You need to continue treatments for about a week. You may need to stay in hospital.

After initial treatment, any gallstones usually fall back into the gallbladder. The inflammation will often improve.

Surgery to remove the gallbladder

After initial treatment, you may need your gallbladder removed. This prevents acute cholecystitis from coming back. It also reduces your risk of developing serious complications.

Some people without a gallbladder have bloating or diarrhoea after eating certain foods. But it's possible to lead a normal life without a gallbladder.

I's not essential to have a gallbladder. Your liver will still produce bile to digest food.

Gallbladder removal

Complications of acute cholecystitis

Without proper treatment, acute cholecystitis can sometimes lead to life-threatening complications.

The main complications of acute cholecystitis are gangrenous cholecystitis and perforated gallbladder.

Gangrenous cholecystitis is the death of gallbladder tissue. This can cause a serious infection that can spread throughout the body.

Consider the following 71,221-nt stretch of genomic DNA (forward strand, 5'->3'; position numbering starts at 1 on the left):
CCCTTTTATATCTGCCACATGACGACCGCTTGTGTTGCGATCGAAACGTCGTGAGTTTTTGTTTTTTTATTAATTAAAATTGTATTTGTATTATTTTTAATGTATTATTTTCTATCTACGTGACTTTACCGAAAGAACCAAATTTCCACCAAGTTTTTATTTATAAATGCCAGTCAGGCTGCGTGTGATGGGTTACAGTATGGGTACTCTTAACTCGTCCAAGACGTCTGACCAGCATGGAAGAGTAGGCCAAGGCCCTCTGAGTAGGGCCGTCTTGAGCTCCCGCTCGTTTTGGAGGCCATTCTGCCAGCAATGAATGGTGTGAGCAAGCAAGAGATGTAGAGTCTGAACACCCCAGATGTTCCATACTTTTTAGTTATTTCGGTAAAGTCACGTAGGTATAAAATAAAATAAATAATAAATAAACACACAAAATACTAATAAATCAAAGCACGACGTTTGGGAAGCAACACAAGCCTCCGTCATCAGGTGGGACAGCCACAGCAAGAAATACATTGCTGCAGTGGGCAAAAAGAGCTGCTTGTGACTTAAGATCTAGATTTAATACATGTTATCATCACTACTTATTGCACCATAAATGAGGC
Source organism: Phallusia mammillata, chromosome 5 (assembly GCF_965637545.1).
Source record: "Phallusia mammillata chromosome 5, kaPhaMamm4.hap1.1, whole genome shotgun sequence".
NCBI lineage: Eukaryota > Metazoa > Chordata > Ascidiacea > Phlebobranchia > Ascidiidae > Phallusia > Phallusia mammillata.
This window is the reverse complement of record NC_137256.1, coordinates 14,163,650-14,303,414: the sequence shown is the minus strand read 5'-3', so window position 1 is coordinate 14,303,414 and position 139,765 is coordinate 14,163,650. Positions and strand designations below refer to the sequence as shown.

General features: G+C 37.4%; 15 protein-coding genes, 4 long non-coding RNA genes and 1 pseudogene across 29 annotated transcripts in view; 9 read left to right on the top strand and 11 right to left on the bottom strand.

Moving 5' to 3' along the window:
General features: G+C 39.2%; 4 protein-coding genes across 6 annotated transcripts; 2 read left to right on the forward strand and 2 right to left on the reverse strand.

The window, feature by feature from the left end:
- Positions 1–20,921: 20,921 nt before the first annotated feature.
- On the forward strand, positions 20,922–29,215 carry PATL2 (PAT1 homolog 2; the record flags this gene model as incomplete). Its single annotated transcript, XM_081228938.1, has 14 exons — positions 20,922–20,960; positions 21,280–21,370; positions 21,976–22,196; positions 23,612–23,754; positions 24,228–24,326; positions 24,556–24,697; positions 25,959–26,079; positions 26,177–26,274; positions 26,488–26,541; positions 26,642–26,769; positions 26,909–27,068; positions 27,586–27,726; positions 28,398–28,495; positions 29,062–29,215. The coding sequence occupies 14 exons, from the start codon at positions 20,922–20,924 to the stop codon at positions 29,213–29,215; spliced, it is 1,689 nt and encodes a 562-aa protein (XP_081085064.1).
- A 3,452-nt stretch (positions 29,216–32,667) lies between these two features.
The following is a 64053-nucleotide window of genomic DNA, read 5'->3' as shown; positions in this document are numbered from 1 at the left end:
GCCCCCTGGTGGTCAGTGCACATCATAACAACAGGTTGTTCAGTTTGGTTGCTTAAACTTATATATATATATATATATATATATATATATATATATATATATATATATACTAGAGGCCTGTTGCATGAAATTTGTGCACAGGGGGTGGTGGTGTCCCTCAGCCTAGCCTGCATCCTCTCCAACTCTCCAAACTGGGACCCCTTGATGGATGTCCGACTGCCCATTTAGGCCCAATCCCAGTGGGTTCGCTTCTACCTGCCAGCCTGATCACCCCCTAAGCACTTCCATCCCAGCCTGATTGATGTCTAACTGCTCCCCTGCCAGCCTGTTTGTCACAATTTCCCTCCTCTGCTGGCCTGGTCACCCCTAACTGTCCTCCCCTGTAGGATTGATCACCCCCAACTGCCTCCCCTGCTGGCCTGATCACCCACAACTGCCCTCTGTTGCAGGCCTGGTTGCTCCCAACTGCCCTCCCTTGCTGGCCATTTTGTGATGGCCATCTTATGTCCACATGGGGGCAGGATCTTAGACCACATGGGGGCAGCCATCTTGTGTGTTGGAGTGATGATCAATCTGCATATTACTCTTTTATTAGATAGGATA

Perforated gallbladder is when the gallbladder splits open. This can spread the infection in your tummy. It can also cause an abscess (a build-up of pus).

In about 1 in 5 cases, people need emergency surgery to remove the gallbladder.

Preventing acute cholecystitis

It's not always possible to prevent acute cholecystitis. You can reduce your risk of developing it by reducing your risk of getting gallstones.

You may be able to help prevent gallstones by:

Preventing gallstones

The gallbladder

The gallbladder is a small, pouch-like organ. It's found underneath the liver. Its main purpose is to store and concentrate bile.

Bile is a liquid produced by the liver to help digest fats. It's passed from the liver into the gallbladder through a series of channels. These are known as bile ducts

Page last reviewed: 22 June 2021
Next review due: 22 June 2024

Content supplied by the NHS and adapted for Ireland by the HSE

This project has received funding from the Government of Ireland’s Sláintecare Integration Fund 2019 under Grant Agreement Number 123.